When you imagine a literary agent behind his or her desk, what kind of expression do you see on their face? Depending on how you feel about your recent interactions with a literary agent, you may imagine a grumpy face, like that “No soup for you!” guy who used to yell at customers on Seinfeld.
Believe or not, literary agents do smile. In fact, today, I’m sharing three situations that light up a literary agent’s face up like a kitten in a warm pile of socks.
As a point of clarification, by “our,” I mean literary agents who care about people as well as doing their job well. Yes, I’ve heard sad stories of people who’ve had less than pleasant interactions with literary agents. For that I am sorry. This is why I’m grateful for Books & Such Literary Management. We care about careers AND people! While that doesn’t always mean that we can meet everyone’s expectations or make their publishing dreams come true, we are committed to treating clients and non-clients with dignity and respect.
- Literary agents light up with joy when writers pitch fresh, new ideas.
Does anyone remember that vintage commercial with the slogan, “Time to make the donuts.” That phrase became a pop culture slang for doing the same thing day in and day out with no joy or excitement. As literary agents, we look at a lot of queries and according to Writer’s Digest, approximately 85% are “derivative” or in polite terms, not unique and only 10% are unique, while 5% are unusable. This means that we see a lot of the same ideas, so when someone presents a fresh, new angle on a popular topic, we’re likely to skip around the room (maybe not skip, but there may be a fist pump or two.)
Since our job is to match writers with publishers, we want to see as much of that 10% as possible! When a writer takes the time to research to see what’s already been done successfully and then adds a fresh perspective, that makes us excited about seeing a proposal or asking to set up a phone call.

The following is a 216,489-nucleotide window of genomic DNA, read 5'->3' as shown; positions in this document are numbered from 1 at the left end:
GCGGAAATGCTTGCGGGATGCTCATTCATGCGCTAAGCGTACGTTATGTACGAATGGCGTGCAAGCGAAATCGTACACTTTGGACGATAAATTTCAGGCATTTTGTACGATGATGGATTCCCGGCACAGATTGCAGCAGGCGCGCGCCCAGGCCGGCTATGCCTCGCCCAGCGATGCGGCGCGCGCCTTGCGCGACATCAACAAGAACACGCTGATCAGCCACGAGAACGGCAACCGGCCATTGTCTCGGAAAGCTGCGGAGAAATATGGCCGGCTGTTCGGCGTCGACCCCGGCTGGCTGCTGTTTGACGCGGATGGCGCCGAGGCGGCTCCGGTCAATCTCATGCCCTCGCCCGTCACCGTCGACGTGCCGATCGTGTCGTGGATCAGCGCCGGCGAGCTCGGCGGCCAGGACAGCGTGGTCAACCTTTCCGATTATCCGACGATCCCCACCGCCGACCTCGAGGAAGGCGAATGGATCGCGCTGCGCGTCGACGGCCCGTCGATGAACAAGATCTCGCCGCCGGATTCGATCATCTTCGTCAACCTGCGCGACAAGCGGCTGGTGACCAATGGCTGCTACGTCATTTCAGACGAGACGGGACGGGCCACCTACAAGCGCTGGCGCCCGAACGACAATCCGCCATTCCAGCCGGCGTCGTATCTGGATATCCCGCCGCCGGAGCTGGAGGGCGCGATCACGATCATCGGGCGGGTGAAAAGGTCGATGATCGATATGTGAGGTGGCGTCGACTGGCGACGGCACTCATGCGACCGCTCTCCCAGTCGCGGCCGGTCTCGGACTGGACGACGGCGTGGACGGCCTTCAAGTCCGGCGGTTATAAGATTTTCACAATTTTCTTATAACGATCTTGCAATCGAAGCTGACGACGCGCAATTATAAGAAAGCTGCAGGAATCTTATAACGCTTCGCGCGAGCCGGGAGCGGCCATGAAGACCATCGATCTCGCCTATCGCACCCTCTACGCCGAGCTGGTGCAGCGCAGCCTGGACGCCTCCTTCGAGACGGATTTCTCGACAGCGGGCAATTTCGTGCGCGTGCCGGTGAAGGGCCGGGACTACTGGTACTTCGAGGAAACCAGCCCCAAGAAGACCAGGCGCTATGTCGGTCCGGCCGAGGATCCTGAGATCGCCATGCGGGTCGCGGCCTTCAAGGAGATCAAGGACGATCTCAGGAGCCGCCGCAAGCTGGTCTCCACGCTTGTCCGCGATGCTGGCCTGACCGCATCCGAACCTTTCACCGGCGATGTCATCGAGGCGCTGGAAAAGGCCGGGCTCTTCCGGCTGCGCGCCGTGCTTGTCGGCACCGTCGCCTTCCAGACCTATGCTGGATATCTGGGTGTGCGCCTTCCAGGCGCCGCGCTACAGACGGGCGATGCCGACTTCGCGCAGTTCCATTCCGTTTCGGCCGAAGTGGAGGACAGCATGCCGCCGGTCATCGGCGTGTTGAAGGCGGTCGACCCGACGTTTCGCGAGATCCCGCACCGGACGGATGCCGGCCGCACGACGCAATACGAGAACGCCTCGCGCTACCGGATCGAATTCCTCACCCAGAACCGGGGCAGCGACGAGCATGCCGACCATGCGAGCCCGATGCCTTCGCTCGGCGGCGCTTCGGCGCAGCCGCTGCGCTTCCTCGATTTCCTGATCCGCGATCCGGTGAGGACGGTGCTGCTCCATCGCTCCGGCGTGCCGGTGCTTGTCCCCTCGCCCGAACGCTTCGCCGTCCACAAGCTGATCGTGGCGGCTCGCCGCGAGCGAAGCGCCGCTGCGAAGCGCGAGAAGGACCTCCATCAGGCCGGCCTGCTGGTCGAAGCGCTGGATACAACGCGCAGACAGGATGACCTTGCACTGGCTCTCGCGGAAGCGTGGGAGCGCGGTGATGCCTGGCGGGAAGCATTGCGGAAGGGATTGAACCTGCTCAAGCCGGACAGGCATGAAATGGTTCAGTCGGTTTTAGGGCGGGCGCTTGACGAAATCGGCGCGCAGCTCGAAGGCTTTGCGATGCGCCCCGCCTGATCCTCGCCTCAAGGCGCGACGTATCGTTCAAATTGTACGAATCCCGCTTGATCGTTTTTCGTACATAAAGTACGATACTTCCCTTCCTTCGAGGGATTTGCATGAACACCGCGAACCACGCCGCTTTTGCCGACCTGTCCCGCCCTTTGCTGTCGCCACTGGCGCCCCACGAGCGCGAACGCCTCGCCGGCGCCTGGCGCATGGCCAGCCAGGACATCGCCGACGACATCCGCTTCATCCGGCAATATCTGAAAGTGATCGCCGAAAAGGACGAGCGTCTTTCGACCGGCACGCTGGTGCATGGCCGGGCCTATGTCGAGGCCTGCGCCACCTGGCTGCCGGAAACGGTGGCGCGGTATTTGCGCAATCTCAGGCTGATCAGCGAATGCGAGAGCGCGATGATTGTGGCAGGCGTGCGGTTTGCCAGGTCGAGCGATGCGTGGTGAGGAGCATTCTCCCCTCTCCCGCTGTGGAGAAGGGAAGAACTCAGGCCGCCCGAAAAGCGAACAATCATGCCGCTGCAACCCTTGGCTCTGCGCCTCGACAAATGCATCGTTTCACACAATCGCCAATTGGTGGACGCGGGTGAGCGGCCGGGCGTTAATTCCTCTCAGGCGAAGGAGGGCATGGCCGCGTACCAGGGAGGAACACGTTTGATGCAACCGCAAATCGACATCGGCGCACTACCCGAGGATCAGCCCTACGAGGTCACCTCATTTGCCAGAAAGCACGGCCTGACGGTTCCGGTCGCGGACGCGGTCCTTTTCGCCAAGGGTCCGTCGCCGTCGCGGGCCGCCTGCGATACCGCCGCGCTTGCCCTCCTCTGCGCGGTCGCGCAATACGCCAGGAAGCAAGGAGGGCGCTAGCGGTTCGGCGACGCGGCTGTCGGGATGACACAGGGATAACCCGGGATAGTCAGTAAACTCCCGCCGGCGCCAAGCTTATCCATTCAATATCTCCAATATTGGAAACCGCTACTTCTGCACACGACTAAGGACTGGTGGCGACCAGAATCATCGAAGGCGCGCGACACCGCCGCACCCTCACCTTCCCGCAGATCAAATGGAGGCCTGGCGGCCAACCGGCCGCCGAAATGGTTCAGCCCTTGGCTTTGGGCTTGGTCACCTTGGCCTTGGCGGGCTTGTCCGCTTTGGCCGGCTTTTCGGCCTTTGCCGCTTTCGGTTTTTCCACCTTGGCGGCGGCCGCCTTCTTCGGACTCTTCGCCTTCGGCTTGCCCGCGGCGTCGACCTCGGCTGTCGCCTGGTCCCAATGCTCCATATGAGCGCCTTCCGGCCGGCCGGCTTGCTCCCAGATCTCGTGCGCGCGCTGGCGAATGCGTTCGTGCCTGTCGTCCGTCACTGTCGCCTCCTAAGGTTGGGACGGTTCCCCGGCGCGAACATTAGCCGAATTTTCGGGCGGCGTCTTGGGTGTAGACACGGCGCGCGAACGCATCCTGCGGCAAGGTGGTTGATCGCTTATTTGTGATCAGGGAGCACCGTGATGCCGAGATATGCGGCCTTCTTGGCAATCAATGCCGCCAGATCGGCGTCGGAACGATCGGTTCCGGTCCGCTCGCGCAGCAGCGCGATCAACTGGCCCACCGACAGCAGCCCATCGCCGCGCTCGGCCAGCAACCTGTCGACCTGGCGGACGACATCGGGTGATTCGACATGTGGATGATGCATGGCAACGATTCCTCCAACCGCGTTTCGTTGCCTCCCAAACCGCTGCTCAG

- Literary agents are over the moon happy when their clients succeed.
When a client completes a proposal, gets a contract or releases a book, a good literary agent cheers harder than a sports coach on the sidelines. YES!!! All smiles!
As a newer agent, I have a lot of new clients, so most are working on their first proposals or growing their platform. I love cheering every step they take. One of my clients has grown her mailing list by over 2000+ subscribers in the past three months. Does that make me thrilled for my client? You bet
Literary agents love it when their clients take small steps, big steps or are flat-out sprinting toward their publishing goals. That’s the kind of stuff that gets us going in the morning without needing coffee.
Wait…who am I kidding? There better be coffee.*
- Literary agents celebrate when their clients and prospective clients push through adversity.
There’s no writing without struggle. Whether the adversity is personal or professional, struggle is bound to happen. Whatever the situation, a good literary agent doesn’t want his or her client to give up the fight!
An agent can step into some adversities with a client, such as acting as a liaison with an editor or marketing department. However, most of the time, a writer’s journey includes emotional, mental or spiritual battles that must be fought or persevered through on his or her own.
Recently, I spoke with a client nearing deadline who needed some encouragement. As an agent, it’s a privilege for me to pray with and for my clients as they persevere in their careers through health crises, career changes, grief and more. Tears collect in the corner of my eyes as I think of all of the times that my clients have clung to their keyboards in pure faith and grit to finish a proposal or manuscript. I couldn’t be prouder in those moments!
I’ve also been in touch with prospective clients who aren’t quite ready for representation for one reason or another. I’m cheering them on as well, whether they’re writing their proposal or building their platform. They know there are no guarantees for all of their hard work, so I acknowledge and applaud their perseverance.
JOIN IN THE CONVERSATION: First, do you remember the commercial, “Time to make the donuts”? Next, if you could ask a literary agent a question (other than asking to read your project or represent you), what would you ask?